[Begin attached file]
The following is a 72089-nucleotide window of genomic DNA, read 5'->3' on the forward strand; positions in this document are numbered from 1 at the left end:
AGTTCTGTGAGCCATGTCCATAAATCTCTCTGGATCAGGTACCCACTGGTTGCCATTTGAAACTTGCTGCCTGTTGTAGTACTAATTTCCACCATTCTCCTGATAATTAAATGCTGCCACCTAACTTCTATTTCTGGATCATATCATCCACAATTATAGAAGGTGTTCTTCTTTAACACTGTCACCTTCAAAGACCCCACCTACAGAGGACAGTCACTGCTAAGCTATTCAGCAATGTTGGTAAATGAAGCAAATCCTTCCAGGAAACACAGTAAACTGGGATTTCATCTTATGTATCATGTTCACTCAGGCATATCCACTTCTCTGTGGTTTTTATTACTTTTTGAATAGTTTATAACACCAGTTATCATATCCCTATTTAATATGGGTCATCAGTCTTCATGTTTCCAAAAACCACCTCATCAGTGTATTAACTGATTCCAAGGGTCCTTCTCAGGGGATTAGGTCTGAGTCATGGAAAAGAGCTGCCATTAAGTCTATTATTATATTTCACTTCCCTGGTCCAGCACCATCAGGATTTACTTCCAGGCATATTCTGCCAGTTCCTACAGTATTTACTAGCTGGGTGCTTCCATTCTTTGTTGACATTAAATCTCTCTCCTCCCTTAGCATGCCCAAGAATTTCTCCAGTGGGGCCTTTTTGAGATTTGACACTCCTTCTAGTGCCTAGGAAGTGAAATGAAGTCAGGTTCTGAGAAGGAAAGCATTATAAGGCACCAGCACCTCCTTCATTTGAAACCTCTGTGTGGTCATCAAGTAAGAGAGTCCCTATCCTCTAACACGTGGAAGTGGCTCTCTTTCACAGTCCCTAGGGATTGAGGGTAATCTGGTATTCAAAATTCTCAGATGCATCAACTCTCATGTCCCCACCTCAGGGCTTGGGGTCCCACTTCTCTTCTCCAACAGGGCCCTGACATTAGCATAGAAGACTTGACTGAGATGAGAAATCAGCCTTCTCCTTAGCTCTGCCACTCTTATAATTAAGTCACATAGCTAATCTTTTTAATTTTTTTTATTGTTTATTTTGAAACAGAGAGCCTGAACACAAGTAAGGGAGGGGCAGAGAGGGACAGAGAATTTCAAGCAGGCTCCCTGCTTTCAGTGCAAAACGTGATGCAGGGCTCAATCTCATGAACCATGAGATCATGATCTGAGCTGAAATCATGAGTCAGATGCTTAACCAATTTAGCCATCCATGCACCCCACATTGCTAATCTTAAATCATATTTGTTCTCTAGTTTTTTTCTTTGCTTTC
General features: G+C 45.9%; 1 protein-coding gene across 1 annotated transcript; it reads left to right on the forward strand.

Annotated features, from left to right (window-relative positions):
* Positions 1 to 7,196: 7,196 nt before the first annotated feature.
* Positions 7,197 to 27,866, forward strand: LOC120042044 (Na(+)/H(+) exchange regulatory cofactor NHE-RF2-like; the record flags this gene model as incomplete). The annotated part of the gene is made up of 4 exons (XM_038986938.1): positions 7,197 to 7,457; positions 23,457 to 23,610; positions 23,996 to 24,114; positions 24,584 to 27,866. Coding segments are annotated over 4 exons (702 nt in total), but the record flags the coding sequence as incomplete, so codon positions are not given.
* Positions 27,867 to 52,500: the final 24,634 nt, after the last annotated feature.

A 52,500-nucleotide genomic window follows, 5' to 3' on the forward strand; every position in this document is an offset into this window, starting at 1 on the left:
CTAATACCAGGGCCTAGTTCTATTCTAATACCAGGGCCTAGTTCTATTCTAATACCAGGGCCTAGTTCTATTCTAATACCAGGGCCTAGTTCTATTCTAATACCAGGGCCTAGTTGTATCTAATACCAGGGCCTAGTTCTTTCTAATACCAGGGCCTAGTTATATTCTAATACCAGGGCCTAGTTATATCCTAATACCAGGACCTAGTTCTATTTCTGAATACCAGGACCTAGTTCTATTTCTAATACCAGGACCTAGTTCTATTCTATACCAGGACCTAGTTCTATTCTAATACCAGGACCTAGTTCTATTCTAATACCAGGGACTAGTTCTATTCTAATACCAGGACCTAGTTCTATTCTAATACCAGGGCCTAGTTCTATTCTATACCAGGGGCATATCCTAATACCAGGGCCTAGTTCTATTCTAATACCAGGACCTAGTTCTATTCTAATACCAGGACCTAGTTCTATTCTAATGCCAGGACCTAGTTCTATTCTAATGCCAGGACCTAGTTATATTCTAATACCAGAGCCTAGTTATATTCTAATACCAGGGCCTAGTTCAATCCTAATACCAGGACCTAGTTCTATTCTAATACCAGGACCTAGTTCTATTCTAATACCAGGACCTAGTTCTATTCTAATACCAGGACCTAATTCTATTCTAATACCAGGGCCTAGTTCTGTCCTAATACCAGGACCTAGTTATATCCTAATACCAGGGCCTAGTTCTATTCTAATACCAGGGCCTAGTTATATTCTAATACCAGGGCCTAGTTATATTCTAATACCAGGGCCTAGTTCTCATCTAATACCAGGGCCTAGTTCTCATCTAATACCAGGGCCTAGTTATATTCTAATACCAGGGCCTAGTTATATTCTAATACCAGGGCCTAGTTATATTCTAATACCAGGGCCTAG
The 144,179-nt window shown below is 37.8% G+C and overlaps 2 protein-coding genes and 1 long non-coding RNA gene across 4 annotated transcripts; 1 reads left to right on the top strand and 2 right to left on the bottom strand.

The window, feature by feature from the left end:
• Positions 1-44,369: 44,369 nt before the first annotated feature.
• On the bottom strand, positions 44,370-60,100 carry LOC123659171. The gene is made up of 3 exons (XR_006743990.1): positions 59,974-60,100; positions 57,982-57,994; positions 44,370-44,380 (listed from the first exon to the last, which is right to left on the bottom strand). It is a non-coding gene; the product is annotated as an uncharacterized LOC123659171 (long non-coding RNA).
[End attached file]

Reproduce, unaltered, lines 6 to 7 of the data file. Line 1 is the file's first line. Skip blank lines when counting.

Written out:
* Positions 7,197 to 27,866, forward strand: LOC120042044 (Na(+)/H(+) exchange regulatory cofactor NHE-RF2-like; the record flags this gene model as incomplete). The annotated part of the gene is made up of 4 exons (XM_038986938.1): positions 7,197 to 7,457; positions 23,457 to 23,610; positions 23,996 to 24,114; positions 24,584 to 27,866. Coding segments are annotated over 4 exons (702 nt in total), but the record flags the coding sequence as incomplete, so codon positions are not given.
* Positions 27,867 to 52,500: the final 24,634 nt, after the last annotated feature.